Remember that sentence where nobody talked about any emotions at all? Well, this was the beginning of it all. To quote Brené Brown, “I lived on eggshells with a family that was either all happy one moment and then could flip on a dime and be all chaos the next. This experience taught me, as the youngest, how to be super hyper-observant. That became the way to get the upper hand and be successful before things got too out of control in my world.”2 I recall a time when my brother was stirring a pot of sauce on the stove for my mother and my father, who had been drinking most of the day, decided he would make a big deal out of a man doing women’s work; if that wasn’t bad enough the Banton’s were over for dinner. Mr. Banton tried to get my dad outside, but his drunk mind would not let go that my brother was stirring that sauce as a favour to my mother. We went from all being happy and getting ready to eat to a huge kerfuffle where my dad tried to pick a fist fight with my brother on the back porch. I felt awful for my brother, who got hit for nothing more than helping my mom out. These were the crazy eggshells we lived on, and everything was fair game.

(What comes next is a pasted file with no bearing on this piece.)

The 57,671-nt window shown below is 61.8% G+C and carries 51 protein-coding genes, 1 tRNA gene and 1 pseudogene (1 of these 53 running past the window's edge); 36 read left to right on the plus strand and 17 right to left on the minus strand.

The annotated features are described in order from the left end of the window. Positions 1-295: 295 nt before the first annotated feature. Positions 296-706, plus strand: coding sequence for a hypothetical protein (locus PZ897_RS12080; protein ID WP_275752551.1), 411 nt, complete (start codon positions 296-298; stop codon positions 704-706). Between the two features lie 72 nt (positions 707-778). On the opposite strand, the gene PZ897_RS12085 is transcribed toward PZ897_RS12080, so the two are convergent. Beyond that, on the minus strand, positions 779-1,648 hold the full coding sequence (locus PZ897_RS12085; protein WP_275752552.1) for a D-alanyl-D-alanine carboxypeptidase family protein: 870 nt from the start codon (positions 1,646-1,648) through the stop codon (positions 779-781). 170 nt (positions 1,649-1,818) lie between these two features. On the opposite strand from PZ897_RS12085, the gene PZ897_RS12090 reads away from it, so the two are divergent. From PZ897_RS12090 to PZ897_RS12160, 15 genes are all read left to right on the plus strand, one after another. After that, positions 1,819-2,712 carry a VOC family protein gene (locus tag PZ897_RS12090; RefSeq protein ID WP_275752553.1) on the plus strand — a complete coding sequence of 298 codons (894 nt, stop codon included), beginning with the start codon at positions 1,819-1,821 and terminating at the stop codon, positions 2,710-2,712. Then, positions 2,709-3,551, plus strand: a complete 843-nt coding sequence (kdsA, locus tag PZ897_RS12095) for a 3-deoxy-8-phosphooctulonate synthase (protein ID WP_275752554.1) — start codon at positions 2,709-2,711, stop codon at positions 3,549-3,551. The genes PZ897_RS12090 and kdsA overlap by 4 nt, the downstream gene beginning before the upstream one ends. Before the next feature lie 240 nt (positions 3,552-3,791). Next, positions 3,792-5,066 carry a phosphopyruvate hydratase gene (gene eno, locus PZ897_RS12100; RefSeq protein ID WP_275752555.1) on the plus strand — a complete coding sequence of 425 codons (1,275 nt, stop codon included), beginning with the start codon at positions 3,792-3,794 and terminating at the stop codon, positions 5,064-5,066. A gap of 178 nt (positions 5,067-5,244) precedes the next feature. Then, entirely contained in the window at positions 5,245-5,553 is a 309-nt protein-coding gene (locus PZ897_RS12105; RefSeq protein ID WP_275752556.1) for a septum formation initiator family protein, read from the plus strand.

When my dad was home from his job as a long-haul truck driver at our first house, he was either sleeping or going to work. In our bedrooms, my brother’s and ours (my sister and I shared a bedroom); both had walls that shared a wall with our parent’s bedroom, which meant we were not allowed to play in our rooms in case my dad was sleeping. We made too much noise and woke him up. Then we would see rage. If we played outside, one of the only two trees in the yard we could play in was directly outside my parent's bedroom window. We were only allowed to play in it when my dad was gone or awake. The odd times I remember my dad not working are few and far between. The fatal blow to his marriage with my mom and being a father to us was our BIG move from the ranch home (first home) to the homestead (final home). Two things went from worse to evil: 1. a career change, the pressure of being undereducated amongst his peers, and 2. proximity to a man cave that was a legend in the making of his design. You might be tempted to create a convenient reason for him being a mean and obnoxious drunk, but there is not one - he was an addict and just didn’t have any great tools in his bag of tricks.